However, another compelling reason why this is highly recommended is that with option #3, using a debug server, the debug server is compiled using the latest patch level. If the latest patch is not tried, then applying a debug server may resolve the problem, but it would be unknown why. Therefore, from an efficiency standpoint, support always recommends option #1 and #2 first before going the route of a debug server.



Details Regarding Option 2

This is a status-quo option. The idea is to figure out what AR Server is doing at the exact moment the termination occurs. The best case scenario is that we encounter another error condition, such as a filter push fields that is failing, or a database error. Error conditions can trigger terminations. Fixing the error condition then resolves the termination. However, if the logs do not expose any error condition (besides the termination itself) then were mainly just doing general trouble shooting. General trouble shooting involves looking for patterns to the problem (does the termination occur when a certain API fires, does it occur during when accessing a certain table, does it occur when certain workflow fires, etc.). This helps to further define the problem, which can speed up resolution time, but it also usually implies a debug server will be required to determine root cause.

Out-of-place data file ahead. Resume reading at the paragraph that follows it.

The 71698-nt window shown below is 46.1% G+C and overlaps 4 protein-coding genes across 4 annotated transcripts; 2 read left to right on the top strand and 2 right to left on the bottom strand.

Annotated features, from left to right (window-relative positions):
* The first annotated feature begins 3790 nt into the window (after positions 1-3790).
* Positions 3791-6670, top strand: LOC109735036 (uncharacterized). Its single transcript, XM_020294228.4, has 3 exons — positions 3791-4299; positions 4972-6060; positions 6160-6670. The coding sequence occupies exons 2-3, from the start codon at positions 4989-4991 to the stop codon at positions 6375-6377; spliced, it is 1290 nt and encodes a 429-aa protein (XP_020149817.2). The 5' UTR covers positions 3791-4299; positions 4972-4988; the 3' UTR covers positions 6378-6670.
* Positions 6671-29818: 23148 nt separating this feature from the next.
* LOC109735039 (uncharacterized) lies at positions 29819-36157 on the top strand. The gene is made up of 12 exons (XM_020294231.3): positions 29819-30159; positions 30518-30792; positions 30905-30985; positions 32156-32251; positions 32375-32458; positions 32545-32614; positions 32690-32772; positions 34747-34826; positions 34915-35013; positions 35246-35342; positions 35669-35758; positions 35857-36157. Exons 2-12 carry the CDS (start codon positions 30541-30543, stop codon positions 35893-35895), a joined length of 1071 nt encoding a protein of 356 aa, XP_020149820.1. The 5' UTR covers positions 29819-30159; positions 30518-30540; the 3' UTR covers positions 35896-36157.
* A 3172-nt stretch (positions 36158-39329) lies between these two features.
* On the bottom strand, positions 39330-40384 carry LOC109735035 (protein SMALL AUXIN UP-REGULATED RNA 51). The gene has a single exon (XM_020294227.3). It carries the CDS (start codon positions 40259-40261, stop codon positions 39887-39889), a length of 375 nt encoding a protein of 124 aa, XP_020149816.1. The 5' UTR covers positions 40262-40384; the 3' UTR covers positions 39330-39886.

The specific logs to enable would be API, Escalation, Filter, SQL and Thread from the Server (via the Admin Tool). If it was suspected that plugins were at all involved, then a Plugin log too. Additionally, client side logs, especially Active Link logging, would also be requested, however, usually terminations are not reproducible. If they are not reproducible, it is nearly impossible to get any kind of client logging. Note: The arerror log, which is always enabled, is also required.



Details Regarding Option 3

This option is only taken if option #1 has been done already. Depending on the nature of the problem and the specific environment, sometimes it necessary to forego option #2 and go straight to a debug server.

Debug servers are applied just like a patch, only using the file replacement method (they are never compiled into an installer). There is a separate document on the procedure that is passed out with the debug server. This document explains how to use a Microsoft debugger called ADPlus which is a separately running process that attaches itself to the arserver.exe process.



When the termination occurs, the debug server causes a core dump file to be produced. The core dump contains information from memory about the termination. It is analyzed by an engineer and usually leads to root cause of the problem, or at least a deeper, code-level understanding of what s causing the termination (sometimes terminations can occur due to a bug in a database client, the OS or network layer).